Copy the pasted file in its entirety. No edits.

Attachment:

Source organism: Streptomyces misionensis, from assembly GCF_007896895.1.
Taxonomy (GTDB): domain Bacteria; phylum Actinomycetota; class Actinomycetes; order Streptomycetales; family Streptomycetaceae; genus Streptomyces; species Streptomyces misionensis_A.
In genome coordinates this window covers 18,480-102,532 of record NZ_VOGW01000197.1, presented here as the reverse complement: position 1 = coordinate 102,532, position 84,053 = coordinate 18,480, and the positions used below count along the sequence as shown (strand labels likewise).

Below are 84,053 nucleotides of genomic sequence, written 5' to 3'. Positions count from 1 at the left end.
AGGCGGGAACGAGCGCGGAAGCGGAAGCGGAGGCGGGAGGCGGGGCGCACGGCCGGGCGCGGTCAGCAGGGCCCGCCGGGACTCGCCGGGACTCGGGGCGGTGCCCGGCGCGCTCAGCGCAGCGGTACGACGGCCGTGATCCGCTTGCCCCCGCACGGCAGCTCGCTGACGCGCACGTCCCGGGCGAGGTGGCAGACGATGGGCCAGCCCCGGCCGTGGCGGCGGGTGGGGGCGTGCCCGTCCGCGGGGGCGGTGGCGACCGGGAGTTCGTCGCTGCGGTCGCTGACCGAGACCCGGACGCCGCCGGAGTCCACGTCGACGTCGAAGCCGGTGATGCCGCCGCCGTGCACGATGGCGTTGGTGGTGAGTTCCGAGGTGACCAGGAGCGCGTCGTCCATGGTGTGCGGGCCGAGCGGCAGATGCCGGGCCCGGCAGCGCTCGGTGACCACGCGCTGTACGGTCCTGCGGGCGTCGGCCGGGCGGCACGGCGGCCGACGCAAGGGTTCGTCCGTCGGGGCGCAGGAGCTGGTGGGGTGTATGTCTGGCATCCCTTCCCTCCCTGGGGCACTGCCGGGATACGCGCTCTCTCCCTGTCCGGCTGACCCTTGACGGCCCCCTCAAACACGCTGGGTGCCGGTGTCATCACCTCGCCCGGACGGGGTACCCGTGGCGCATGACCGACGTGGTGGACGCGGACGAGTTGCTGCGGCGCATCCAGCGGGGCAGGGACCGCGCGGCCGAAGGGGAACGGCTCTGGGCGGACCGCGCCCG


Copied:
Source organism: Streptomyces misionensis, from assembly GCF_007896895.1.
Taxonomy (GTDB): domain Bacteria; phylum Actinomycetota; class Actinomycetes; order Streptomycetales; family Streptomycetaceae; genus Streptomyces; species Streptomyces misionensis_A.
In genome coordinates this window covers 18,480-102,532 of record NZ_VOGW01000197.1, presented here as the reverse complement: position 1 = coordinate 102,532, position 84,053 = coordinate 18,480, and the positions used below count along the sequence as shown (strand labels likewise).

Below are 84,053 nucleotides of genomic sequence, written 5' to 3'. Positions count from 1 at the left end.
AGGCGGGAACGAGCGCGGAAGCGGAAGCGGAGGCGGGAGGCGGGGCGCACGGCCGGGCGCGGTCAGCAGGGCCCGCCGGGACTCGCCGGGACTCGGGGCGGTGCCCGGCGCGCTCAGCGCAGCGGTACGACGGCCGTGATCCGCTTGCCCCCGCACGGCAGCTCGCTGACGCGCACGTCCCGGGCGAGGTGGCAGACGATGGGCCAGCCCCGGCCGTGGCGGCGGGTGGGGGCGTGCCCGTCCGCGGGGGCGGTGGCGACCGGGAGTTCGTCGCTGCGGTCGCTGACCGAGACCCGGACGCCGCCGGAGTCCACGTCGACGTCGAAGCCGGTGATGCCGCCGCCGTGCACGATGGCGTTGGTGGTGAGTTCCGAGGTGACCAGGAGCGCGTCGTCCATGGTGTGCGGGCCGAGCGGCAGATGCCGGGCCCGGCAGCGCTCGGTGACCACGCGCTGTACGGTCCTGCGGGCGTCGGCCGGGCGGCACGGCGGCCGACGCAAGGGTTCGTCCGTCGGGGCGCAGGAGCTGGTGGGGTGTATGTCTGGCATCCCTTCCCTCCCTGGGGCACTGCCGGGATACGCGCTCTCTCCCTGTCCGGCTGACCCTTGACGGCCCCCTCAAACACGCTGGGTGCCGGTGTCATCACCTCGCCCGGACGGGGTACCCGTGGCGCATGACCGACGTGGTGGACGCGGACGAGTTGCTGCGGCGCATCCAGCGGGGCAGGGACCGCGCGGCCGAAGGGGAACGGCTCTGGGCGGACCGCGCCCG